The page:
Don’t Judge a Game by the Scoreboard


060115 Don't Judge a Game by the Scoreboard

I am always dumbfounded that sports fans and media can tell you how great or how dull a game it was simply by looking at the final score. The final score tells you who won and lost but it fails to mention the how and the why. It is the last two that puts the game into context. A 4-3 score in a baseball game won’t say that the winning team got four runs in the bottom of the ninth on a grand slam home run after the opposing pitcher retired the first 26 batters he faced.

Many experts will tell you that a 1-0 or 2-1 game is boring, uninteresting. That maybe true but unless you actually watched the game, who are we to judge? Even those who did watch the game often point to the scoreboard to tell you how the game went. Take Friday’s Game 7 of the NHL Eastern Conference Final. There was no scoring in the first 45 minutes of the game but it was hardly boring. Both Ben Bishop and Henrik Lundqvist made some big saves off of tremendous scoring opportunities. Lundqvist in particular had to make a few stops from a talented goal-scorer in Steven Stamkos.

Same goes with the Memorial Cup final between Oshawa and Kelowna on Sunday. Like the Rangers-Lightning game, this one was also low scoring but had plenty of chances from both ends. Players were able to move freely and there were very few penalties. I witnessed a 1-0 game in the GMHL playoffs this past season. It was both interesting and compelling to watch despite the score. This coming from a league where lighting the lamp is common. In contrast, I’ve seen games where the scores were 10-8 or 9-7 and those games were not exciting mainly because how easy those goals were scored. But people will look at the score and say it must have been a great game to see.

I would argue that it is not to lack of goals (or points, or runs) that makes these games seem dull to many people. It is actually the lack of scoring chances that gives them that impression. I will also argue that the rarity of scoring makes the game interesting because there is now a premium on it. The next goal could be the difference and it compels people to stay in their seats and pay close attention. Both teams like to get that next goal while at the same time preventing one in their own end. That makes the players battle harder to generate chances and we all like to see that.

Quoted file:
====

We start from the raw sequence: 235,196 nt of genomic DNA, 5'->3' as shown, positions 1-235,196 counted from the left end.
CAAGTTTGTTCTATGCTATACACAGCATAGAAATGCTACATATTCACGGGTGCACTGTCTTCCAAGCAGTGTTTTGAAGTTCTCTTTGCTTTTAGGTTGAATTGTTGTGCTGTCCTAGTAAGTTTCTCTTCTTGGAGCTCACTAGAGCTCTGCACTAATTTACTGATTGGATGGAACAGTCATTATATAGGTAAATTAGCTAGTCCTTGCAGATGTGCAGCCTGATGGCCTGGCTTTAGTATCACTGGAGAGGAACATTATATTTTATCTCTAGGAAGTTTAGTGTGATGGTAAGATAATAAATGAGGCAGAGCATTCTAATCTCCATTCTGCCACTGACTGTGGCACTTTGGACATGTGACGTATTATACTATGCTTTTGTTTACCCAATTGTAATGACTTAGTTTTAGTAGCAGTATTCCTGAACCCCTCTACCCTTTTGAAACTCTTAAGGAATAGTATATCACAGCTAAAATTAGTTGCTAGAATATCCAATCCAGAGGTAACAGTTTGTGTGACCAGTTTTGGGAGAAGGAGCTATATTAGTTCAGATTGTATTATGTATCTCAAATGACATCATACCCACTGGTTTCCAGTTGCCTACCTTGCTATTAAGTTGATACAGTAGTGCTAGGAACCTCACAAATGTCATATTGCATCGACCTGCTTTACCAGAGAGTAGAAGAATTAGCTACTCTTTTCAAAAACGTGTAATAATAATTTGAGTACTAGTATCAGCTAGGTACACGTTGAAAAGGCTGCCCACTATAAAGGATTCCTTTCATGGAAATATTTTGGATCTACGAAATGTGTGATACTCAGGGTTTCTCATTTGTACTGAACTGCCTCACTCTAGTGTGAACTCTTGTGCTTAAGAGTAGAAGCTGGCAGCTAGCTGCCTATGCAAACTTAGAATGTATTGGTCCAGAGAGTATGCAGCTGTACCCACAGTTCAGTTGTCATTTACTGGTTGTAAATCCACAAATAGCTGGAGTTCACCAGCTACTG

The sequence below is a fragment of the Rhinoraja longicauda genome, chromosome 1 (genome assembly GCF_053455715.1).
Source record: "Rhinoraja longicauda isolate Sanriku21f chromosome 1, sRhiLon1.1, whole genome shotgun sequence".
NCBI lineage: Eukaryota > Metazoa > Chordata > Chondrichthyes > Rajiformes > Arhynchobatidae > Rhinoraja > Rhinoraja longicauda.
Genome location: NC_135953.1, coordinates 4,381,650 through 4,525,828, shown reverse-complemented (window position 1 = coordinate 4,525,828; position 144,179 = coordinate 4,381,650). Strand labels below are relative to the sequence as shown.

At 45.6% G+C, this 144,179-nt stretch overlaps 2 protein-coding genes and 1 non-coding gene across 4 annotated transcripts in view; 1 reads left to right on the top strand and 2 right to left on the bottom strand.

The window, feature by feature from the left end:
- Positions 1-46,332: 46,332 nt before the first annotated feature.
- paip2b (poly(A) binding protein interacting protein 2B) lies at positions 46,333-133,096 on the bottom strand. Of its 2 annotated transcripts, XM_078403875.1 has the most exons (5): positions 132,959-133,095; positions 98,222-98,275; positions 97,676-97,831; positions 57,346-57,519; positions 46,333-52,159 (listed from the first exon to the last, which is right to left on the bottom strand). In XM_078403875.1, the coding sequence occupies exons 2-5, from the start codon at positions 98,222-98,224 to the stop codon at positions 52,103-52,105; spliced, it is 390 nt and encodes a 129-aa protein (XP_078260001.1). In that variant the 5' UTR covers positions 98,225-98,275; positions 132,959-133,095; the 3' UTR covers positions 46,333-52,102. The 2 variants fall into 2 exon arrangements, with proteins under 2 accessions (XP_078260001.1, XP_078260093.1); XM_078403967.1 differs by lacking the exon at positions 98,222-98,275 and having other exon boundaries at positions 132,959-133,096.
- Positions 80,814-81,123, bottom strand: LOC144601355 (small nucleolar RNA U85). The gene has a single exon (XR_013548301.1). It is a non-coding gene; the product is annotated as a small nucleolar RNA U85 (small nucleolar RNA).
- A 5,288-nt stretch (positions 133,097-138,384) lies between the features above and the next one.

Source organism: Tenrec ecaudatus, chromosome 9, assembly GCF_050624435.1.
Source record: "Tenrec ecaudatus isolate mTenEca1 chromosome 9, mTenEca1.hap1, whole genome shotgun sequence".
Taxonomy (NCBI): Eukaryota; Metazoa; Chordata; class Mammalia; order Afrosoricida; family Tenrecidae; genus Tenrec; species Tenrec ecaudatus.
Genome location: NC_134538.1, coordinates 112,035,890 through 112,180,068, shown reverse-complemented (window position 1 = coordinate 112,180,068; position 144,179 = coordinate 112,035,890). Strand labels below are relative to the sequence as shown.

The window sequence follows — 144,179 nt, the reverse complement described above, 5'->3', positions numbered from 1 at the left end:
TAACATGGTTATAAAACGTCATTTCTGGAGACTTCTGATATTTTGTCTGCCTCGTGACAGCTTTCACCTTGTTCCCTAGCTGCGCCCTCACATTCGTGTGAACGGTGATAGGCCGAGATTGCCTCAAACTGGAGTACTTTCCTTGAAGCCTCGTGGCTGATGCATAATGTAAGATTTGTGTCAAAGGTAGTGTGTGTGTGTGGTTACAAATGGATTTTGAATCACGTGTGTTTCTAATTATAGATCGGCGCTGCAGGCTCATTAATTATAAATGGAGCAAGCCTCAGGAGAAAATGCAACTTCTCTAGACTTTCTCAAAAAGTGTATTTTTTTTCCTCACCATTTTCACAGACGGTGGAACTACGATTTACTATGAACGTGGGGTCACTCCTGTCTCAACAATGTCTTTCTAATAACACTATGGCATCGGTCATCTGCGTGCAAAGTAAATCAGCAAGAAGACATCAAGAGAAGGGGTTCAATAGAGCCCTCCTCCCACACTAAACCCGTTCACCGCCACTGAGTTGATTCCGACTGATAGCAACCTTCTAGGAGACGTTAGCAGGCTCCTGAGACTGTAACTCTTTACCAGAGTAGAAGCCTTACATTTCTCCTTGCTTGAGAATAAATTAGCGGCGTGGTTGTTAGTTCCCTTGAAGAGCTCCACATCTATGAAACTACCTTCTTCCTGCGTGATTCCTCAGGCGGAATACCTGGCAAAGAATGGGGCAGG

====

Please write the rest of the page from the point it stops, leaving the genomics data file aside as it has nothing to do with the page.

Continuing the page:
Part of the excitement is also appreciating the sport for what it is. Much as been made about the lack of scoring, no matter what sport you follow. As exciting a 3-run home run by Josh Donaldson is, a complete game performance by Mark Buehrle can be just as interesting to watch. There has been a lot made about soccer (or football for the European readers) and the criticism about the lack of scoring. But the natural pace of soccer is not as quick as hockey and while that may not be everyone’s cup of tea, there are those who seem to be more comfortable with that.

Think you can tell how good a game is by reading the final score in the newspaper? Well, you are a better man or woman than most of us. But I can tell you that making that determination only shows how lazy we as a society have become. The next person who tells me how boring a game it was, I’ll say, “I’ll be the judge of that”.

Also see:

Firing Exposes Incompetence… Among Fans and Media
People Don’t Watch Sports, Fans Do
Sports Media is Becoming Boring

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